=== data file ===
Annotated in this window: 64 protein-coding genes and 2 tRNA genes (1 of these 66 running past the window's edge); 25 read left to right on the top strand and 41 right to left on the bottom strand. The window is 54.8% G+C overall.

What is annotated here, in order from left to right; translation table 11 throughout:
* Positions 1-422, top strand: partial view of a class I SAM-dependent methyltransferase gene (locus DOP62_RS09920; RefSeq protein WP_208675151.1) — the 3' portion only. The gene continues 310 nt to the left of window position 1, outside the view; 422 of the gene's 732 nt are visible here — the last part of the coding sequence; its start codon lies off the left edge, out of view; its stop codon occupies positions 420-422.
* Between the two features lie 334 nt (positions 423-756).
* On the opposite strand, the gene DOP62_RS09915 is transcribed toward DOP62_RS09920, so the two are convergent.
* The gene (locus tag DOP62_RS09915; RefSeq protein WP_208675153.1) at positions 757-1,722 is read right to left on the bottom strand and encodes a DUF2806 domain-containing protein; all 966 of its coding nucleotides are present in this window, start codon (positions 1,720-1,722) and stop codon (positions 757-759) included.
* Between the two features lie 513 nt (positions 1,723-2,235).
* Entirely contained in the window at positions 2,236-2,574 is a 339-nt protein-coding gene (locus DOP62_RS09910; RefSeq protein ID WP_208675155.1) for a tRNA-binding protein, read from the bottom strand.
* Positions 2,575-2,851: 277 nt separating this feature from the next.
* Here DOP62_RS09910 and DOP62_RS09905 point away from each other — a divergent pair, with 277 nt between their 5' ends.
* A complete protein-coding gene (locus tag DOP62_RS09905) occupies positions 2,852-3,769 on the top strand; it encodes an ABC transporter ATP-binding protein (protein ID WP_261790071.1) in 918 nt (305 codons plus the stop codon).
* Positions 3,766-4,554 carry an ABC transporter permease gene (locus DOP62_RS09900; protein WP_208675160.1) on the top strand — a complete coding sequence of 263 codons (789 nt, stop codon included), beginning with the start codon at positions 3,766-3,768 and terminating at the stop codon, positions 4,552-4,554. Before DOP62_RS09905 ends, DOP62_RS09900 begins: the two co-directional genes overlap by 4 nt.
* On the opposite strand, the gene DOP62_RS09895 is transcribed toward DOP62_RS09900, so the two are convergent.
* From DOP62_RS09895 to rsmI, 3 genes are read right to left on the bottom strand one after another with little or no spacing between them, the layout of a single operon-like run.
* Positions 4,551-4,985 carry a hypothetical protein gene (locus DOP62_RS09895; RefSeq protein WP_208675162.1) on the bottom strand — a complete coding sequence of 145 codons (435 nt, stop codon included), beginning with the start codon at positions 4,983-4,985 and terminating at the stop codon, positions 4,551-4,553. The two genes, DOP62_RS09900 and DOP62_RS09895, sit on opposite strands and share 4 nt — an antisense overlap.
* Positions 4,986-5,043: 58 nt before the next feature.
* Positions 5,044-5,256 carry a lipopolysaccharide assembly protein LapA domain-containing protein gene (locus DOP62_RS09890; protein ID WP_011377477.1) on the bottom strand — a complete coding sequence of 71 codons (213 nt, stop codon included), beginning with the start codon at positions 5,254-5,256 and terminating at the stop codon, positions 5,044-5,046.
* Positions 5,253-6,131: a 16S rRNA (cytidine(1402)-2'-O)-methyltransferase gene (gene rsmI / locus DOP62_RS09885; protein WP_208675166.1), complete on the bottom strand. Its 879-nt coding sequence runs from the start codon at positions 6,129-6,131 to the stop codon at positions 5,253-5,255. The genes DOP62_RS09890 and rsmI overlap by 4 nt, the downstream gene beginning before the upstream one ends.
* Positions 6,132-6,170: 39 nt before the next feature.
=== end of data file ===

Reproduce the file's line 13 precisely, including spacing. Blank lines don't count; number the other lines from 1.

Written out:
* On the opposite strand, the gene DOP62_RS09895 is transcribed toward DOP62_RS09900, so the two are convergent.